by David Raleigh
PUBLIC representatives have expressed concern over how funds have been spent by Limerick Regeneration, which was set up to tackle crime, unemployment, and substandard housing in four local authority estates.
A special meeting of the Limerick Metropolitan District heard that levels of drug dealing in one of the estates, St Mary’s Park, is “worse” than before the community was earmarked for Regeneration 14 years ago.
Fine Gael Councillor Sarah Kiely asked why €346,166 of Regeneration funds were spent on “stabilisation works” to the first phase of the Opera Centre Site, a 3.7 acre city centre landmark commercial development costing €180 million.
90 per cent of the development, which is not located in any of the four Regeneration areas, has been funded through a €170 million loan from the European Investment Bank.
The spending figure was included in a report provided to councillors by the recently appointed Regeneration Directorate.
Cllr Kiely also queried a figure of €31,138 for a “pop-up park at Parade Site”.
According to the report, €6.9million in Regeneration funds have been spent since 2014 on the demolition of houses in the four estates: Moyross, St Mary’s Park, Ballinacurra Weston and Southill.
The report does not state how many houses have been demolished. However a recent reply sent to this reporter from Limerick City and County Council revealed that 1,287 homes have been demolished since 2007.
Only 269 new homes have been built with 256 more to come on stream over the next two years.
The Regeneration report states that since 2014, only three new units have been built in Ballinacurra Weston; 14 in Moyross; 82 in the Southill area and 19 in St Mary’s Park.
The status of additional new builds are either “completed” or “in progress”.
However an initial plan to rebuild most of the demolished houses has been replaced with a major “thermal upgrade” of the majority of the existing housing stock.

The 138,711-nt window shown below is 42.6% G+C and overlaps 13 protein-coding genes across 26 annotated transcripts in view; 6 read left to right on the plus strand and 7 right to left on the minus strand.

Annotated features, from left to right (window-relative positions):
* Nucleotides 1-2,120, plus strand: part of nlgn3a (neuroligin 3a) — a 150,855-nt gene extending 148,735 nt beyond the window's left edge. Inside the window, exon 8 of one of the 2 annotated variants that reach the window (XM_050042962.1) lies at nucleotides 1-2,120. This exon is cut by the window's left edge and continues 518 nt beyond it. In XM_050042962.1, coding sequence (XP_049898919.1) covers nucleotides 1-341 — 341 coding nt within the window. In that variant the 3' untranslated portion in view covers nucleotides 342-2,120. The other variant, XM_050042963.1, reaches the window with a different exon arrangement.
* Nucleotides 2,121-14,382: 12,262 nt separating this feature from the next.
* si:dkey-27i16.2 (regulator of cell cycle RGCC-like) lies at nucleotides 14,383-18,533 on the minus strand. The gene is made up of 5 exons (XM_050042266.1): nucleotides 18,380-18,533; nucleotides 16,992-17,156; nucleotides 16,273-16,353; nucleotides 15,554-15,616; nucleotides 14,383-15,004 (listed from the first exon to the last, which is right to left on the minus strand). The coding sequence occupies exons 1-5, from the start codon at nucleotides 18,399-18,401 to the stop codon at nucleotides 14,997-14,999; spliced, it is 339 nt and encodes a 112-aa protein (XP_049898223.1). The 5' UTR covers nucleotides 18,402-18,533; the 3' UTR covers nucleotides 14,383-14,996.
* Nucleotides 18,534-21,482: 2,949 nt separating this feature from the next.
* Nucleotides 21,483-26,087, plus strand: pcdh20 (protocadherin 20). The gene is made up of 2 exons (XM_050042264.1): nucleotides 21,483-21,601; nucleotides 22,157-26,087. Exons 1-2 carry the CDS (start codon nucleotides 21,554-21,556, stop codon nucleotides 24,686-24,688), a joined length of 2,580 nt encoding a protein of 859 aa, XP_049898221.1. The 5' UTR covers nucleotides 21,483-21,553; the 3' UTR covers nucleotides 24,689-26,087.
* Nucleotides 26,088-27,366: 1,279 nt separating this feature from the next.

Cllr Kiely complained that an additional 110 new units at Vizes Court and Lord Edward Street, which were described in the report as the “Ballinacurra Weston” project, “are not in Regeneration areas”.
“How can you have so many of these houses built in non-Regeneration areas, and only three in Moyross since 2014?” she asked afterwards.
She also queried how €153,000 of Regeneration funding allocated for conservation works on a rare 19th century Richard Turner glasshouse was of benefit to any of the four Regeneration estates.
It’s understood the glasshouse has been stored in a shed in County Tipperary for the past ten years.
Fianna Fáil Councillor Jerry O’Dea asked the Regeneration Directorate to provide a breakdown of the spending of Regeneration funds, particularly in relation to the Opera development.
Councillors also raised concerns relating to potential defects with some of the thermal upgrade works.
Regeneration Director Joe Delaney said he would investigate all concerns and pledged to meet regularly with councillors to update them on the project, which is scheduled to end in 2023.
Mr Delaney said an exit plan would be formulated in conjunction with the Department of Housing to continue funding approved individual projects beyond the end of the Regeneration period.
He added the Opera site was part of a strategic development, proposed by the Limerick City and County Council development company “Limerick Twenty Thirty”, and was interlinked with Regeneration through the local authority to provide employment locally.
Labour Party Councillor Conor Sheehan told the meeting that “the Regeneration ship in St Mary’s Park had been left rudderless in recent years”.
He said local people were still campaigning for a community centre and that drug dealing was rife in the estate.
“We haven’t had a regeneration meeting in months. The entire process has broken down, and I’m really concerned,” he declared.
If the community centre is not delivered, “this area will not have benefitted from Regeneration at all.
“We have had problems with widespread and rampant open drug-taking and drug dealing.”
He described how a relative who lives near the estate cannot access a local walkway “without side-stepping people taking drugs or who are very unwell having taken drugs”.
“Fourteen years on, it’s absolutely horrifying and if it were to happen in another more affluent area, I doubt it would be tolerated.”
Gardaí have operated extra patrols in the estate over recent months in an effort to tackle local drug dealing.
The estate is also regarded as a base for the Keane and Collopy organised crime gangs.
Mr Delaney said Regeneration is engaging with the community to resolve their concerns.